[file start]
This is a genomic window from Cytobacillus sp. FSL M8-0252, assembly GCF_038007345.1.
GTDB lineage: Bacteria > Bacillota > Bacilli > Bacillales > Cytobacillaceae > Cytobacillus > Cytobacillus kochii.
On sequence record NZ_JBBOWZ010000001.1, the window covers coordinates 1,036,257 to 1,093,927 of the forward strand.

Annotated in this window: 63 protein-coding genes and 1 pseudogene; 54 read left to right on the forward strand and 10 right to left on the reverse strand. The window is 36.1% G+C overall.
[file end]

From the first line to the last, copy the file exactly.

This is a genomic window from Cytobacillus sp. FSL M8-0252, assembly GCF_038007345.1.
GTDB lineage: Bacteria > Bacillota > Bacilli > Bacillales > Cytobacillaceae > Cytobacillus > Cytobacillus kochii.
On sequence record NZ_JBBOWZ010000001.1, the window covers coordinates 1,036,257 to 1,093,927 of the forward strand.

Annotated in this window: 63 protein-coding genes and 1 pseudogene; 54 read left to right on the forward strand and 10 right to left on the reverse strand. The window is 36.1% G+C overall.